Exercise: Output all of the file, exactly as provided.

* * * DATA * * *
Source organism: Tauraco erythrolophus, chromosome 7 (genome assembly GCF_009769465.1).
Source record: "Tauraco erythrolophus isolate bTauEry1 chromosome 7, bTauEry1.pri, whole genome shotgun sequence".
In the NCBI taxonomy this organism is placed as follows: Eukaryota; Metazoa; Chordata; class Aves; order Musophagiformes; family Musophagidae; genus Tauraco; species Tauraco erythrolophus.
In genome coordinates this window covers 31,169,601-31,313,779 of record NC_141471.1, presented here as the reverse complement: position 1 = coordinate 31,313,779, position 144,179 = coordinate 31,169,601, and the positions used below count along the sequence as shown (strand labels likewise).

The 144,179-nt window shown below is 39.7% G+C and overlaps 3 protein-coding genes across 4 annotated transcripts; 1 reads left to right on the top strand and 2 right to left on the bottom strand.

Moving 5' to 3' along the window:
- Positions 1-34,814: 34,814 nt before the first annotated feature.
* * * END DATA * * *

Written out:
Source organism: Tauraco erythrolophus, chromosome 7 (genome assembly GCF_009769465.1).
Source record: "Tauraco erythrolophus isolate bTauEry1 chromosome 7, bTauEry1.pri, whole genome shotgun sequence".
In the NCBI taxonomy this organism is placed as follows: Eukaryota; Metazoa; Chordata; class Aves; order Musophagiformes; family Musophagidae; genus Tauraco; species Tauraco erythrolophus.
In genome coordinates this window covers 31,169,601-31,313,779 of record NC_141471.1, presented here as the reverse complement: position 1 = coordinate 31,313,779, position 144,179 = coordinate 31,169,601, and the positions used below count along the sequence as shown (strand labels likewise).

The 144,179-nt window shown below is 39.7% G+C and overlaps 3 protein-coding genes across 4 annotated transcripts; 1 reads left to right on the top strand and 2 right to left on the bottom strand.

Moving 5' to 3' along the window:
- Positions 1-34,814: 34,814 nt before the first annotated feature.